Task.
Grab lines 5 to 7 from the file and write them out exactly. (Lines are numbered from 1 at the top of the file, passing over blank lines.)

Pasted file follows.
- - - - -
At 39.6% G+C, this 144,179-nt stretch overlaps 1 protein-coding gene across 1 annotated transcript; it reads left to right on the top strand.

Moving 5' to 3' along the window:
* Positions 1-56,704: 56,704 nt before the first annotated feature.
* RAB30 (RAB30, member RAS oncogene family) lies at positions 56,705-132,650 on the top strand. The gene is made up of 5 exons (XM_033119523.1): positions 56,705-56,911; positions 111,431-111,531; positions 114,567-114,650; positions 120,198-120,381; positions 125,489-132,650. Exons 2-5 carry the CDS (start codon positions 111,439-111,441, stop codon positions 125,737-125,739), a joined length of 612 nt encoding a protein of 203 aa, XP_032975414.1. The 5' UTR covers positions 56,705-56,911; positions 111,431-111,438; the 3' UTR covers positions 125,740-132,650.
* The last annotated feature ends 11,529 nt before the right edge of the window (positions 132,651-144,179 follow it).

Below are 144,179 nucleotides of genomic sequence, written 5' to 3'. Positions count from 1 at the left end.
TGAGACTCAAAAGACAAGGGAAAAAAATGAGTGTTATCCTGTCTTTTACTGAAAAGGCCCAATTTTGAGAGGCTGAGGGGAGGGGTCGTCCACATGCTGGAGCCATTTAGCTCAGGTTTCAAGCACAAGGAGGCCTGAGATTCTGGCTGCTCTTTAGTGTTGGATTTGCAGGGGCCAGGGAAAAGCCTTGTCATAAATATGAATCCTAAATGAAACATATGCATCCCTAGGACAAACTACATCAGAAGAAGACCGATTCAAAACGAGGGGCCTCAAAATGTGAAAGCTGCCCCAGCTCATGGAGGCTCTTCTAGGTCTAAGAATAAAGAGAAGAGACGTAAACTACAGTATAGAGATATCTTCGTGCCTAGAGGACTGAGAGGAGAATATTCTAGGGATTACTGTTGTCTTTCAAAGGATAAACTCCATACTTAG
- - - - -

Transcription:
* The last annotated feature ends 11,529 nt before the right edge of the window (positions 132,651-144,179 follow it).

Below are 144,179 nucleotides of genomic sequence, written 5' to 3'. Positions count from 1 at the left end.
TGAGACTCAAAAGACAAGGGAAAAAAATGAGTGTTATCCTGTCTTTTACTGAAAAGGCCCAATTTTGAGAGGCTGAGGGGAGGGGTCGTCCACATGCTGGAGCCATTTAGCTCAGGTTTCAAGCACAAGGAGGCCTGAGATTCTGGCTGCTCTTTAGTGTTGGATTTGCAGGGGCCAGGGAAAAGCCTTGTCATAAATATGAATCCTAAATGAAACATATGCATCCCTAGGACAAACTACATCAGAAGAAGACCGATTCAAAACGAGGGGCCTCAAAATGTGAAAGCTGCCCCAGCTCATGGAGGCTCTTCTAGGTCTAAGAATAAAGAGAAGAGACGTAAACTACAGTATAGAGATATCTTCGTGCCTAGAGGACTGAGAGGAGAATATTCTAGGGATTACTGTTGTCTTTCAAAGGATAAACTCCATACTTAG